EDGE’s new {ENGAGE \ CONNECT} Lectures on Peer Review of Teaching and Faculty Mentoring

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A new staff development series, {ENGAGE \ CONNECT} Lectures on Peer Review of Teaching and Faculty Mentoring, will be held on May 17-19, 2011 at City University of Hong Kong (CityU).

Five world-renowned academics and specialists in the field from Australia and the UK, invited for the first time in Hong Kong by the Office of Education Development and General Education (EDGE), will share their expertise on and discuss about 1) the successful implementation of a compulsory Peer Review of Teaching mechanism, which will be introduced at CityU; 2) policies, resources, and processes for recognising and rewarding excellent teaching; and 3) practical ways of developing undergraduate students’ research literacy and research-based learning in the undergraduate curriculum.

Professor Gregory Raupp, Vice-President of Research and Technology and Dean of the School of Graduate Studies, and Professor Arthur Ellis, Provost of CityU, will give the opening remarks at 2pm on May 17 and May 18 respectively.


In the 2010 Report of a Quality Audit of City University of Hong Kong issued by the Quality Assurance Council (QAC) of the UGC, CityU had the honour of being commended for the very real commitment that it is making to the enhancement of teaching and learning and its willingness to be self-critical and adaptive in its quest for continuous improvement. As the implementation of a compulsory peer review of teaching mechanism in Hong Kong universities and the promotion of undergraduate research are of paramount significance to improve learning and teaching, all academics from Hong Kong institutions of higher education are invited to engage with the speakers and share their views or concerns, either online at www.cityu.edu.hk/edge/engage/question/ or face-to-face during the five lectures.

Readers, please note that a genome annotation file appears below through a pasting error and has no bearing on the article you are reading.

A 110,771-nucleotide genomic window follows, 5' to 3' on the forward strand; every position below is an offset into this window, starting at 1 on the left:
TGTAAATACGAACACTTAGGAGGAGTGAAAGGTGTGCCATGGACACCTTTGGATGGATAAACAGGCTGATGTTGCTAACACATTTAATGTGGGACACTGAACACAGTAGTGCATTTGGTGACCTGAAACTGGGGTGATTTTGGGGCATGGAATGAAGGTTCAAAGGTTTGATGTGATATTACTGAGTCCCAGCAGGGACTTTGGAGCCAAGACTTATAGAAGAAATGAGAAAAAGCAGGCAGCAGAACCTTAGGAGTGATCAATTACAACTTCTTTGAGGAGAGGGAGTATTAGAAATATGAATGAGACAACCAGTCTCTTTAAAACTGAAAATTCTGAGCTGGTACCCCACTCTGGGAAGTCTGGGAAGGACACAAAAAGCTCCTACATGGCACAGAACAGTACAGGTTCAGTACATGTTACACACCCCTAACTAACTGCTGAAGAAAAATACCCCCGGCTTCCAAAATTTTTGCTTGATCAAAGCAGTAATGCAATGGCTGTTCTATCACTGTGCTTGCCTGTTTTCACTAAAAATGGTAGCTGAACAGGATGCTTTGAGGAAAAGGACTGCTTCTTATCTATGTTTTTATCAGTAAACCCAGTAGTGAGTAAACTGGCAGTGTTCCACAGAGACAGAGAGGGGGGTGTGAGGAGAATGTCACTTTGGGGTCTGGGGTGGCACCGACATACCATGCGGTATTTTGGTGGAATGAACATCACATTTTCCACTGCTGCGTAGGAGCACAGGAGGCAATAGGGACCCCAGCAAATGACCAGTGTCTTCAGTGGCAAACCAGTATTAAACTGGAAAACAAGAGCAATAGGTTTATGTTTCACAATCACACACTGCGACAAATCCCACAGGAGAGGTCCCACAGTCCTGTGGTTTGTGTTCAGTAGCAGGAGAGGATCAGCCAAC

“Peer review of Teaching in universities involves academic colleagues giving and receiving feedback on their teaching practices and its effectiveness in promoting student learning. Presently, much of the evaluation of university teaching is based on student feedback, yet peer review has the potential to provide valuable insight drawn from an alternative and equally valid perspective.”

- Peer Review of Teaching in Australian Higher Education, 2008.


At EDGE, we strongly believe that research, learning and teaching should be closely linked and strong synergies should be built for the benefit of students and colleagues.

For more details, please visit: www.cityu.edu.hk/edge/engage/

Media enquiries: Ms Terrie Cheung, EDGE, at 3442-6991or 9414-4499.

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